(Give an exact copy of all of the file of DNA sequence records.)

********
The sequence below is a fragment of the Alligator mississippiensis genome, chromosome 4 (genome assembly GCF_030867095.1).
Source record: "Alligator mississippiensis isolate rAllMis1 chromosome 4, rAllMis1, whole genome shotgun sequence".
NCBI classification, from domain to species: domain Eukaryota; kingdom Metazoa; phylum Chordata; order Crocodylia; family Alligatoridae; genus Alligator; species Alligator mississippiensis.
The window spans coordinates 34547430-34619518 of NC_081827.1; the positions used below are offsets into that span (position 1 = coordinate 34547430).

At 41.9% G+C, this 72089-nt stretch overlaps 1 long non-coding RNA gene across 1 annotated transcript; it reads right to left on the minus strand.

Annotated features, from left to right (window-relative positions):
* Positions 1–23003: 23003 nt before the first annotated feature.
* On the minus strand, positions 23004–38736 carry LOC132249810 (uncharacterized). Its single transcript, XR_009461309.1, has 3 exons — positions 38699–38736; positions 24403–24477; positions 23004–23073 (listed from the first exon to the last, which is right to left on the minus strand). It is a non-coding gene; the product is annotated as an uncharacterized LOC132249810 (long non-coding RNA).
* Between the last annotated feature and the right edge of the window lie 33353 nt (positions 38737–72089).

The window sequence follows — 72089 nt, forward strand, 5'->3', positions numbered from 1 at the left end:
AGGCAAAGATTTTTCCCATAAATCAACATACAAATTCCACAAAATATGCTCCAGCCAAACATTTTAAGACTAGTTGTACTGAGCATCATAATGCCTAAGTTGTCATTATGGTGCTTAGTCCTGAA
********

The sequence below is a fragment of the Alligator mississippiensis genome, chromosome 4 (genome assembly GCF_030867095.1).
Source record: "Alligator mississippiensis isolate rAllMis1 chromosome 4, rAllMis1, whole genome shotgun sequence".
NCBI classification, from domain to species: domain Eukaryota; kingdom Metazoa; phylum Chordata; order Crocodylia; family Alligatoridae; genus Alligator; species Alligator mississippiensis.
The window spans coordinates 34547430-34619518 of NC_081827.1; the positions used below are offsets into that span (position 1 = coordinate 34547430).

At 41.9% G+C, this 72089-nt stretch overlaps 1 long non-coding RNA gene across 1 annotated transcript; it reads right to left on the minus strand.

Annotated features, from left to right (window-relative positions):
* Positions 1–23003: 23003 nt before the first annotated feature.
* On the minus strand, positions 23004–38736 carry LOC132249810 (uncharacterized). Its single transcript, XR_009461309.1, has 3 exons — positions 38699–38736; positions 24403–24477; positions 23004–23073 (listed from the first exon to the last, which is right to left on the minus strand). It is a non-coding gene; the product is annotated as an uncharacterized LOC132249810 (long non-coding RNA).
* Between the last annotated feature and the right edge of the window lie 33353 nt (positions 38737–72089).

The window sequence follows — 72089 nt, forward strand, 5'->3', positions numbered from 1 at the left end:
AGGCAAAGATTTTTCCCATAAATCAACATACAAATTCCACAAAATATGCTCCAGCCAAACATTTTAAGACTAGTTGTACTGAGCATCATAATGCCTAAGTTGTCATTATGGTGCTTAGTCCTGAA